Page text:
A performance of Viagron. Photo: Claire Shovelton on Flickr, via Creative Commons

This article first appeared in the 26 August 2013 issue of the New Statesman, How the dream died

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The world's worst therapist in Gypsy had me reaching for the off button

How did this Netflix series, with its portentous Seventies vibe and implausible plot, come to be made?

In Gypsy (30 June) Naomi Watts plays Jean Hollo­way, possibly the world’s worst therapist. You should see the notes she makes while she is with her patients. “Boundaries,” she’ll write, glasses perched on the end of her nose. Then, for ­emphasis: “BOUNDARIES.” In her Manhattan consulting room, the interior of which resembles the lobby of a uniquely unexciting boutique hotel, she communicates with patients using a grisly combination of 21st-century cliché and self-help ­mumbo-jumbo.

“It’s a process,” she’ll tell the lightly ruffled types who find themselves on her books. Or: “You were in a serious codependent relationship.” Usually, this kind of thing works a treat. Should it fail to do so, there is always her gently whispered last ­resort: “This is a safe space.”

But there is more. Jean has a creepy habit, which is that she likes to dabble in her clients’ lives. Call her a stalker at one remove. Her latest adventure, in which she calls herself Diane and poses not at all plausibly as a journalist, involves a young woman called Sidney (Sophie Cookson), whose drippy ex-boyfriend Jean has been counselling for some weeks. It started with a coffee – Sidney is a barista – and proceeded swiftly to a warehouse party, where Jean danced uninhibited alongside hipsters half her age.

I thought her Eighties moves might have been the result of the Clonazepam she kept swallowing, pills she mostly filched (why?) from the bathrooms of friends. But I was wrong. The disco hands were supposed to be a sign of her burgeoning liberation. Sidney, moreover, found them really hot. Later, the pair of them snogged like teenagers.

What on Earth is Gypsy about? Its creator, Lisa Rubin, has said that she thought it would be interesting to write a series in which a fortysomething woman is portrayed as both desirable and desired, “because the world is full of these women, and yet we so rarely see them on television” – a statement that sounds vaguely laudable in the abstract. But along the way, a car has crashed and left a mess all over the road.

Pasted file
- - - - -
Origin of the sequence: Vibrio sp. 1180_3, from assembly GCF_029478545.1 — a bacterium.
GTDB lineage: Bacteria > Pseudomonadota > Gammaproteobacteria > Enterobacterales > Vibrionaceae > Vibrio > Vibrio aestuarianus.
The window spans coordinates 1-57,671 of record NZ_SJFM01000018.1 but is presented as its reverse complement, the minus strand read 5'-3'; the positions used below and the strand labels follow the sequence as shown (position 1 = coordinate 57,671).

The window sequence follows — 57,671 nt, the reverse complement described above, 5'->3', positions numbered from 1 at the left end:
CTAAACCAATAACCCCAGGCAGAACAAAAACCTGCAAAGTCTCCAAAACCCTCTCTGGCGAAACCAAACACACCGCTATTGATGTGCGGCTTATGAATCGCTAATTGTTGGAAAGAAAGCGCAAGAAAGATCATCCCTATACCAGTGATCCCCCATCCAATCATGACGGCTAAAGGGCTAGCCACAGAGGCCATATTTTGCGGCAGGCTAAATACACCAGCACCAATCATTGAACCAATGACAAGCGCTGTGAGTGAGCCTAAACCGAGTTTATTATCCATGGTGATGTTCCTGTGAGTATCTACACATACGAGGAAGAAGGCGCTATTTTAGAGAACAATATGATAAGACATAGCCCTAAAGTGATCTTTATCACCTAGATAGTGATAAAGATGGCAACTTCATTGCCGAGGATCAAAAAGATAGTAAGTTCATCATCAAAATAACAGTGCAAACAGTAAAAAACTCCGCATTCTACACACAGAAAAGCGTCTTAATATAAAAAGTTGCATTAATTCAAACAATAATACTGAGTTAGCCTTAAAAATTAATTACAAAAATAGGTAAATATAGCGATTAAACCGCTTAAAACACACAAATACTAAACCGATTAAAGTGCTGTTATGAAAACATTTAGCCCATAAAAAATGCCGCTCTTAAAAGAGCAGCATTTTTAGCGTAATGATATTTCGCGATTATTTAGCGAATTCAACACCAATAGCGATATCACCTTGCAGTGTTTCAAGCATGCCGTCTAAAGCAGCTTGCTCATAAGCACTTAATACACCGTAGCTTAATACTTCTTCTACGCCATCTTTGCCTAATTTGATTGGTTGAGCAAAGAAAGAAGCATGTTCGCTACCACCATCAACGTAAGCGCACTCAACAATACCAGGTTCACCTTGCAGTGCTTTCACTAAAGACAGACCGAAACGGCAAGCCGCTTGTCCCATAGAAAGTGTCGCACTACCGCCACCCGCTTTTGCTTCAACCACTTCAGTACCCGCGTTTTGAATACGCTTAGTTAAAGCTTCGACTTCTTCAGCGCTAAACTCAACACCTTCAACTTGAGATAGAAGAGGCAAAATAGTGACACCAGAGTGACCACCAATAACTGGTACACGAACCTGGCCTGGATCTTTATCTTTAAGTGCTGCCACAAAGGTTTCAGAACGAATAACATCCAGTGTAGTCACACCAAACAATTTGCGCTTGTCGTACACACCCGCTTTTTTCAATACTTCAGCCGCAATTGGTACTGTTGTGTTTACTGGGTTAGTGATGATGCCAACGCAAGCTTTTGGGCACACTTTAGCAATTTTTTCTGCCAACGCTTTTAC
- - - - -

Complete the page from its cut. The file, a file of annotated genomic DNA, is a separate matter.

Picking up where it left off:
I understand that Jean is suffering from a bad case of first-world ennui, what with her gorgeous lawyer husband (Billy Crudup, struggling manfully with the banalities his character must utter), her charming young daughter and the awful Connecticut soccer moms she must deal with whenever the aforementioned kid wants a play date (though one does wonder why, given that Jean has what purports to be a career, she doesn’t just opt out of the mommy race and hang with women more like herself).

And why shouldn’t she have a little extra-curricular sex with a younger woman, if that’s what floats her perimenopausal boat? What I don’t get is the pseudo-stalking and the stealing. I’m not sure that Gypsy’s somewhat antiquated feminist message – is Rubin aware that Betty Friedan has been dead for a while now? – works in a context in which her behaviour also dictates that she should be struck off.

According to Rubin, Sam ­Taylor-Johnson, who directed the first two episodes, was “really important for establishing the language of the show”. And what a language it is. So easy to learn! Taylor-Johnson fell out with E L James when she directed the film of Fifty Shades of Grey, but you would have to be blindfolded (red velvet, black lace) not to see that this series comes with a powerful whiff of that film. Its aspirant soft-focus gaze cares as much for status refrigerators (the size of a ranch) and winter coats (think Jil Sander) as Jean’s masturbatory fantasies. When, in one inexplicably drawn-out scene, she asked an assistant in an upmarket store whether it stocked Chance by Chanel, her voice was so earnest that she might as well have been asking for the selected écrits of Jacques Lacan.

How did this series, with its portentous Seventies vibe and implausible plot, come to be made? I guess the ravenous maw that is Netflix must be fed somehow. A more interesting question, as you reach for the off button, would be why so many ostensibly intelligent women have come, in 2017, to confuse feminism with shopping and a particularly mindless kind of self-love. 

Rachel Cooke trained as a reporter on The Sunday Times. She is now a writer at The Observer. In the 2006 British Press Awards, she was named Interviewer of the Year.

This article first appeared in the 29 June 2017 issue of the New Statesman, The Brexit plague